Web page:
An open source software selection process and a case study
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In this study, I design an empirical open source software selection process, which reuses some ideas from Commercial Off-the-Shelf selection methods and addresses the characteristics of the open source software. Basically, it consists of three basic steps: identification, screening and evaluation. The identification step is to find all possible alternatives to open source software that can meet the high level requirements. The next step is screening, in which the refined requirements are applied to filter the alternatives. The evaluation step is based on the Analytic Hierarchy Process, in which the alternatives are inspected from functional suitability, source code, support strength and popularity. In more detail, under functionality suitability criterion, alternatives to open source software are evaluated in viewing of how much functionality can fit in with the functional user requirements. The source code of the alternatives is evaluated from six criteria: programming language, code size, code comment, code intra-module complexity and code inter-module complexity. The evaluation of support strength depends on the evaluation of field support and support resources. The field support includes commercial support and community support. The community support specifically refers to the direct responses from the community to the support requests. Aside from field support, open source software projects also provide various support-related resources such as, documents, wiki, blog, etc. To determine the popularity of the alternatives, I evaluate them from software use, development participation and web popularity. In the case study, I utilize the process to select the best open source unified modeling language tool from the ten alternatives for the software development process. After the screening phase, the four competitive alternatives, BOUML, ArgoUML, UMLet and Violet, are evaluated from functionality, source code, support strength and popularity criteria. The evaluation result indicates that ArgoUML is the best tool for the requirement. The case study demonstrates the effectiveness of the selection process. Various important attributes of open source software are taken into consideration systematically and the final decision is reached based on comprehensive investigation and analysis. The process provides an operable solution to the open source selection problem in practice.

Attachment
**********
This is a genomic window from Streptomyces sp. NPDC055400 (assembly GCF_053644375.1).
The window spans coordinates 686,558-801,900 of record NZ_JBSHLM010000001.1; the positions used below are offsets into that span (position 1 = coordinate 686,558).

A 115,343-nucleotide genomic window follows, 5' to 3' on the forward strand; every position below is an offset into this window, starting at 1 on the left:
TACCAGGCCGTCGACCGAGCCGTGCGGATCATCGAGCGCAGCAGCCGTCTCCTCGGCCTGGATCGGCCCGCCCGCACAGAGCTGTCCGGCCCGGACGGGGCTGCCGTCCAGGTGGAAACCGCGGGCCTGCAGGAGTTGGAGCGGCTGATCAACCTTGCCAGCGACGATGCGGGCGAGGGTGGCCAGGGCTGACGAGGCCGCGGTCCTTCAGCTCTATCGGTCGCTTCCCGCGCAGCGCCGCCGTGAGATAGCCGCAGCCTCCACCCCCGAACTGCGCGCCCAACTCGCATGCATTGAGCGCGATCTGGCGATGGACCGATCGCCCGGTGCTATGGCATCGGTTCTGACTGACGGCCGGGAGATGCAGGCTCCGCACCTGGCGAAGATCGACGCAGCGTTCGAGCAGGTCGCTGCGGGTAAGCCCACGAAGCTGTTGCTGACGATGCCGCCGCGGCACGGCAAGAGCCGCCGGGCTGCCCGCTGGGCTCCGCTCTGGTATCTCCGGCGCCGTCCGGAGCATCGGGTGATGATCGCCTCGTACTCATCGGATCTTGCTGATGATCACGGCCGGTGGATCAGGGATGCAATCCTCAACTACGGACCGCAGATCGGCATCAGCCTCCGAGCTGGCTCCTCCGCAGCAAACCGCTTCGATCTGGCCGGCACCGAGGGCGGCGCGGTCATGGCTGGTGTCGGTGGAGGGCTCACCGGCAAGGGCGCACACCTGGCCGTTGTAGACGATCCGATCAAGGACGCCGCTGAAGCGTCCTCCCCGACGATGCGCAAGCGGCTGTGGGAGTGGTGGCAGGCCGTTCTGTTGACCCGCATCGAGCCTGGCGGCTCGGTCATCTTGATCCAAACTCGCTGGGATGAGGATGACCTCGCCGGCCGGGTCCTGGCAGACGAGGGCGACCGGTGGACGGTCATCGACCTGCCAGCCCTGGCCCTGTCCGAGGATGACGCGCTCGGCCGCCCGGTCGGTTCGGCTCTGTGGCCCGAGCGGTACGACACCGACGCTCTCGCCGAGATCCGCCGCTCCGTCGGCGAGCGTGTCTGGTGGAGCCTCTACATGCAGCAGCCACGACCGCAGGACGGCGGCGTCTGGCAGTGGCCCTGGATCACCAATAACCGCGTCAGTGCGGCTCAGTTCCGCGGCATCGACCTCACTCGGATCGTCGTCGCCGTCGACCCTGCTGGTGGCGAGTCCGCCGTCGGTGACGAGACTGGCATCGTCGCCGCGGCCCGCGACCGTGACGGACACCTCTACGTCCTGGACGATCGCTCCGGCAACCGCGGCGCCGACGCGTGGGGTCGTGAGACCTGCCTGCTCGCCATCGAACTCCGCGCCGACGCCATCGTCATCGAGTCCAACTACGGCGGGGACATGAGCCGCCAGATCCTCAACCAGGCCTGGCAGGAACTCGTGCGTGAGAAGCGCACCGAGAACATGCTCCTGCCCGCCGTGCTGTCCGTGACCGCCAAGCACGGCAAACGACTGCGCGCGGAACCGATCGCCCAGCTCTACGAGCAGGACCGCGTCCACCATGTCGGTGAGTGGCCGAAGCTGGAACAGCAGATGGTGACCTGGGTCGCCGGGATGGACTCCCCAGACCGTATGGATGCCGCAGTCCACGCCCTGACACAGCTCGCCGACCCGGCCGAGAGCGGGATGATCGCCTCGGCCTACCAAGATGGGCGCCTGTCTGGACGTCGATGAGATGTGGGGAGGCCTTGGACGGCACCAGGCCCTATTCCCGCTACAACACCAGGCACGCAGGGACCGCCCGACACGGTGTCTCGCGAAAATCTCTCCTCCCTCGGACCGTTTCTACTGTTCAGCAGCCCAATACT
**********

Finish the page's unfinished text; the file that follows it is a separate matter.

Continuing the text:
He, Guobin (2007). An open source software selection process and a case study. Doctoral dissertation, Texas A&M University. Available electronically from